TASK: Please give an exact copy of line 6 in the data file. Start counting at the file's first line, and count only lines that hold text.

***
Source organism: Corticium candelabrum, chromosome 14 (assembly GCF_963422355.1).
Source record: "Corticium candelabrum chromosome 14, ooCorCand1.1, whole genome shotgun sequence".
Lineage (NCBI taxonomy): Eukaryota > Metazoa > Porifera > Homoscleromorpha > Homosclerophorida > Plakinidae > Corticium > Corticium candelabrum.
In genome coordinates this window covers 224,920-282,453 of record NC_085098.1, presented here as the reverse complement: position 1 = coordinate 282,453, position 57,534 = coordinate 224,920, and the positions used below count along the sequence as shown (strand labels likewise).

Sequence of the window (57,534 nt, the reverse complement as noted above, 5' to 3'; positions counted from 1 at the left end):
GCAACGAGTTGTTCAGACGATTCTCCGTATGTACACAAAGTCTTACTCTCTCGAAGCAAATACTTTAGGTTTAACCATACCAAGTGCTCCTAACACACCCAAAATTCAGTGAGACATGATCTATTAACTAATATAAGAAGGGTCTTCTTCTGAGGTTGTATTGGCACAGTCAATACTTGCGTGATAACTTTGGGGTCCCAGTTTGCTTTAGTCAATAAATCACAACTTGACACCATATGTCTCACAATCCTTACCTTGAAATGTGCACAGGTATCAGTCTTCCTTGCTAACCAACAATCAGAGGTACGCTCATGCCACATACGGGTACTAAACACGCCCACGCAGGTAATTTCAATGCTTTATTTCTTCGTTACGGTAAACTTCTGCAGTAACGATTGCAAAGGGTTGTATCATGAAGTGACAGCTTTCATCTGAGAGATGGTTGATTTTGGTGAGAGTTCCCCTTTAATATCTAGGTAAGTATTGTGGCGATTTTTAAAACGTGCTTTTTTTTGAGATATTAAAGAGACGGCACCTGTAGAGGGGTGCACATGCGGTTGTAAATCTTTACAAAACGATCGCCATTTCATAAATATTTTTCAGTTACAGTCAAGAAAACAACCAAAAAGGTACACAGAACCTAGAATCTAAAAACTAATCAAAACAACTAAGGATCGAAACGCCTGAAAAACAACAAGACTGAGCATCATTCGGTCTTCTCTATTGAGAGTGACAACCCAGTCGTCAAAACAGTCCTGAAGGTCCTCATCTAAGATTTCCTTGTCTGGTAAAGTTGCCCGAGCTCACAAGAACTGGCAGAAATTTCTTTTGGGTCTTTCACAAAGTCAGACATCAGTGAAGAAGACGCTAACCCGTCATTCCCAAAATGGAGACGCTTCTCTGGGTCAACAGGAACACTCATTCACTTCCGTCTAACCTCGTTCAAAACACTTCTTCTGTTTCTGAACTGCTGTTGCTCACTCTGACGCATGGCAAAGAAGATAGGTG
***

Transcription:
GCAACGAGTTGTTCAGACGATTCTCCGTATGTACACAAAGTCTTACTCTCTCGAAGCAAATACTTTAGGTTTAACCATACCAAGTGCTCCTAACACACCCAAAATTCAGTGAGACATGATCTATTAACTAATATAAGAAGGGTCTTCTTCTGAGGTTGTATTGGCACAGTCAATACTTGCGTGATAACTTTGGGGTCCCAGTTTGCTTTAGTCAATAAATCACAACTTGACACCATATGTCTCACAATCCTTACCTTGAAATGTGCACAGGTATCAGTCTTCCTTGCTAACCAACAATCAGAGGTACGCTCATGCCACATACGGGTACTAAACACGCCCACGCAGGTAATTTCAATGCTTTATTTCTTCGTTACGGTAAACTTCTGCAGTAACGATTGCAAAGGGTTGTATCATGAAGTGACAGCTTTCATCTGAGAGATGGTTGATTTTGGTGAGAGTTCCCCTTTAATATCTAGGTAAGTATTGTGGCGATTTTTAAAACGTGCTTTTTTTTGAGATATTAAAGAGACGGCACCTGTAGAGGGGTGCACATGCGGTTGTAAATCTTTACAAAACGATCGCCATTTCATAAATATTTTTCAGTTACAGTCAAGAAAACAACCAAAAAGGTACACAGAACCTAGAATCTAAAAACTAATCAAAACAACTAAGGATCGAAACGCCTGAAAAACAACAAGACTGAGCATCATTCGGTCTTCTCTATTGAGAGTGACAACCCAGTCGTCAAAACAGTCCTGAAGGTCCTCATCTAAGATTTCCTTGTCTGGTAAAGTTGCCCGAGCTCACAAGAACTGGCAGAAATTTCTTTTGGGTCTTTCACAAAGTCAGACATCAGTGAAGAAGACGCTAACCCGTCATTCCCAAAATGGAGACGCTTCTCTGGGTCAACAGGAACACTCATTCACTTCCGTCTAACCTCGTTCAAAACACTTCTTCTGTTTCTGAACTGCTGTTGCTCACTCTGACGCATGGCAAAGAAGATAGGTG